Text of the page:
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Now Tigers Fans Can Hate Jose Canseco, Too

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Not to say that fans of the Detroit Tigers wouldn't have had a reason to dislike Jose Canseco before, based on principle, if nothing else. But Canseco's grandstanding about being a whistle blower (book sales pimp) for steroid use is now hitting close to home.

According to today's New York Times, Canseco planned to name Magglio Ordonez as a steroid user in his next "tell-all" book, unless Ordonez invested money in a planned film project. (The film in question, by the way, is a documentary based on Canseco's first book, Juiced.) Sources on this story come from inside Major League Baseball.

Four people in baseball confirmed that referrals were made from Major League Baseball to the F.B.I. regarding Canseco's actions relating to the six-time All-Star outfielder Magglio Ordóñez, who was not mentioned in Canseco's earlier book or in any other report on performance-enhancing drugs in baseball. All four insisted on anonymity because they said they didn't have authority to speak about the events.

The F.B.I. did not open a formal investigation because Ordóñez said he did not want to pursue the complaint.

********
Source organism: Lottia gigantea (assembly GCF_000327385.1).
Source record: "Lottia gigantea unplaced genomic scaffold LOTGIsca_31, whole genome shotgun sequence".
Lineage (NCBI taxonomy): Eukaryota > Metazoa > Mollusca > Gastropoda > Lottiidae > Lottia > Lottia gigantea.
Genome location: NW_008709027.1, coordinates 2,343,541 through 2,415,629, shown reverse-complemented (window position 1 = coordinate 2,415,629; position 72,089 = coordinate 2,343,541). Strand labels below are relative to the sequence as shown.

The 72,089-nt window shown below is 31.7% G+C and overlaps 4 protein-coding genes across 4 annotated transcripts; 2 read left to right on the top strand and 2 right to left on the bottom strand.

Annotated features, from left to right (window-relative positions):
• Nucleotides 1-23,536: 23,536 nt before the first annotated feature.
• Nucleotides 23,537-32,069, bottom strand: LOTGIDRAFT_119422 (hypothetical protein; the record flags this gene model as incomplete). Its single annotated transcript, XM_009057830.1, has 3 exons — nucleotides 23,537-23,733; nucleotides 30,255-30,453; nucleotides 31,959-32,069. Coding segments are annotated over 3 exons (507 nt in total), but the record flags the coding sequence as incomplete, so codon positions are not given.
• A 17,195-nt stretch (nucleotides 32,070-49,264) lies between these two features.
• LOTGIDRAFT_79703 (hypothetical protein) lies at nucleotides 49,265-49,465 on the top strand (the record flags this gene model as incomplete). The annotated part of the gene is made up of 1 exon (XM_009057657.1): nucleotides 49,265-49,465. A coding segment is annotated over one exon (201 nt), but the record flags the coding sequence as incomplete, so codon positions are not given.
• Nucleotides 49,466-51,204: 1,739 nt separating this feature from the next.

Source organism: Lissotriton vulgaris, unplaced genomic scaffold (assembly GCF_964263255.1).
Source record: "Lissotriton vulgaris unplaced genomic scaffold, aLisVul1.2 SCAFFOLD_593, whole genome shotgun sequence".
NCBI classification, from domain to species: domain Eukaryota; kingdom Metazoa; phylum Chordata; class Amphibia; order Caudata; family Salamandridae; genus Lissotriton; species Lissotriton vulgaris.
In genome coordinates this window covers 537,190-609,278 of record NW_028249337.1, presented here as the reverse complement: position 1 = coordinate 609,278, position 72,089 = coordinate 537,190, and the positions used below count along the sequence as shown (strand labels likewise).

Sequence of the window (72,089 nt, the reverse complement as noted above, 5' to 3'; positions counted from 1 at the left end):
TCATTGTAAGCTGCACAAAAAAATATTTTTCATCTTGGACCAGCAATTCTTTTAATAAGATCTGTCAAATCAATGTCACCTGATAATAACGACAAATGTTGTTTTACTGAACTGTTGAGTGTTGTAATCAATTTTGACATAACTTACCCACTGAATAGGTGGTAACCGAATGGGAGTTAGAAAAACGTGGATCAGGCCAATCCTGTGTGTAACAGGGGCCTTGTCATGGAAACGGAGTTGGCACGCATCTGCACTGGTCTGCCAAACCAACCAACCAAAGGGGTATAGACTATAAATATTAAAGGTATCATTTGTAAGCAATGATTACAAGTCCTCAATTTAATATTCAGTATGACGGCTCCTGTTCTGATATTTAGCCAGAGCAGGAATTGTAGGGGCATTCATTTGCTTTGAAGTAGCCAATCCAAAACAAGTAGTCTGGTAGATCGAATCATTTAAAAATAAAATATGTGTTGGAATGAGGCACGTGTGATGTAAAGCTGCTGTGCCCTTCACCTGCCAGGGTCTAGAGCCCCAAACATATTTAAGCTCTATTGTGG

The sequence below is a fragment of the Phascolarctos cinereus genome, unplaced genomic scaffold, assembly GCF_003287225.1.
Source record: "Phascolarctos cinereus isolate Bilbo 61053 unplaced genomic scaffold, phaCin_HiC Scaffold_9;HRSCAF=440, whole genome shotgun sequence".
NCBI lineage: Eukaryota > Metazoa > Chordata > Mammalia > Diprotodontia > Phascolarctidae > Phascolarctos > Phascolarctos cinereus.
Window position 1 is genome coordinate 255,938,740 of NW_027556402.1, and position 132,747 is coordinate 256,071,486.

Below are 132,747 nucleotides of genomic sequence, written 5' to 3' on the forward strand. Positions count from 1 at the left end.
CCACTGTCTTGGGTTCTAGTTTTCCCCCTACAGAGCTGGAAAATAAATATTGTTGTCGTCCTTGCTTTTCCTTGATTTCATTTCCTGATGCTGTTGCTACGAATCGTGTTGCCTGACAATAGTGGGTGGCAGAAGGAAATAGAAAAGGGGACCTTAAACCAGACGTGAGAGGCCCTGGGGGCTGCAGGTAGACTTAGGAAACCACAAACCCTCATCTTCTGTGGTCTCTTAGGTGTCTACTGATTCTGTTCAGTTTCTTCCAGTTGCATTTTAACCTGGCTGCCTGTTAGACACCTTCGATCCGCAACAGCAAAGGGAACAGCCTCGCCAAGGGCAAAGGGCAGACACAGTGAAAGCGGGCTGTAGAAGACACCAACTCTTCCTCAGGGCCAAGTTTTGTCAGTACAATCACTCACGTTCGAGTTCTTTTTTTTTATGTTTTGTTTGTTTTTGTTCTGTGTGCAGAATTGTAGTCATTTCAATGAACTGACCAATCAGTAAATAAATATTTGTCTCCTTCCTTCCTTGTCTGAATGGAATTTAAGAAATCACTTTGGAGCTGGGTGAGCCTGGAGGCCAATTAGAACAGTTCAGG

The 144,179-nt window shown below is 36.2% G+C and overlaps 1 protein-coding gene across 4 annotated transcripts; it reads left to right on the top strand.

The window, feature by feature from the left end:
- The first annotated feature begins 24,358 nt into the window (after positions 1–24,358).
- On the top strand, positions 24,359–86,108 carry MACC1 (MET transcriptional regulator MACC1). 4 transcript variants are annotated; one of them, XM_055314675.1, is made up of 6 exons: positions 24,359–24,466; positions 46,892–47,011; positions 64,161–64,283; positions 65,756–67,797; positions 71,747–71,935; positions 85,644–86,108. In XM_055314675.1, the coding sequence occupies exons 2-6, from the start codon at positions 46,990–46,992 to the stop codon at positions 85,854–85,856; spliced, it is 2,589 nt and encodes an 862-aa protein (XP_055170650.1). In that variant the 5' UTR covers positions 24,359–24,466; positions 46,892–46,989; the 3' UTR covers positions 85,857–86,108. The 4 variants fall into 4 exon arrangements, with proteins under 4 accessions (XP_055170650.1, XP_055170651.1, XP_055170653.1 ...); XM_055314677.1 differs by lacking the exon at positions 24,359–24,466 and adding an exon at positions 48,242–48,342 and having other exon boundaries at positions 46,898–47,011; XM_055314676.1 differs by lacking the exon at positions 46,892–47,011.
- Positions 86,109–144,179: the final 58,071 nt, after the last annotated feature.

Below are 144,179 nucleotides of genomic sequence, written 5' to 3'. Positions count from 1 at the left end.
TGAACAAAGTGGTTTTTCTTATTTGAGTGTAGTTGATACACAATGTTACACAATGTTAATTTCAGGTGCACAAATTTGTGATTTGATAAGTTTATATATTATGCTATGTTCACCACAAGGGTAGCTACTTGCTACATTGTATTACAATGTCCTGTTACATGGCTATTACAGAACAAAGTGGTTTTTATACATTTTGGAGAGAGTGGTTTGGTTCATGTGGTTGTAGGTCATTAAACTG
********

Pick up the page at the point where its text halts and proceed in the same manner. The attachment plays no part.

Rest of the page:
As you might have guessed, Canseco denies the allegations. The original ghostwriter of his new project, however, says that Ordonez was indeed going to be named in the book (which will apparently still be released on March 31), and would be the most significant player mentioned.

Ordonez, meanwhile, didn't elaborate, other than to confirm that he told Tigers General Manager Dave Dombrowski about Canseco attempting to contact him. The Tigers notified the commissioner's office, and MLB registered a complaint with the F.B.I. Ordonez also said that Canseco, who was a teammate on the 2001 Chicago White Sox, did not outright ask for money.

So if you're like me, maybe one of your first thoughts was "Extortion!" The Times reporters consulted a Columbia law professor to see if Ordonez had a case.

Asked whether Canseco's alleged actions constitute extortion, Daniel C. Richman, a professor at Columbia Law School and a former federal prosecutor, said it would be a hard case to prove. "A demand for an investment isn't as obvious of a threat, and a jury may be less likely to see it as extortion compared to a demand for hard cash," he said.

Something else to consider is how this affects the veracity of the Mitchell Report. For one thing, Canseco obviously didn't tell George Mitchell everything he supposedly knew. And Mitchell apparently didn't know of Canseco hitting players up for money, nor any F.B.I. investigations into the matter. At least such information isn't in the report.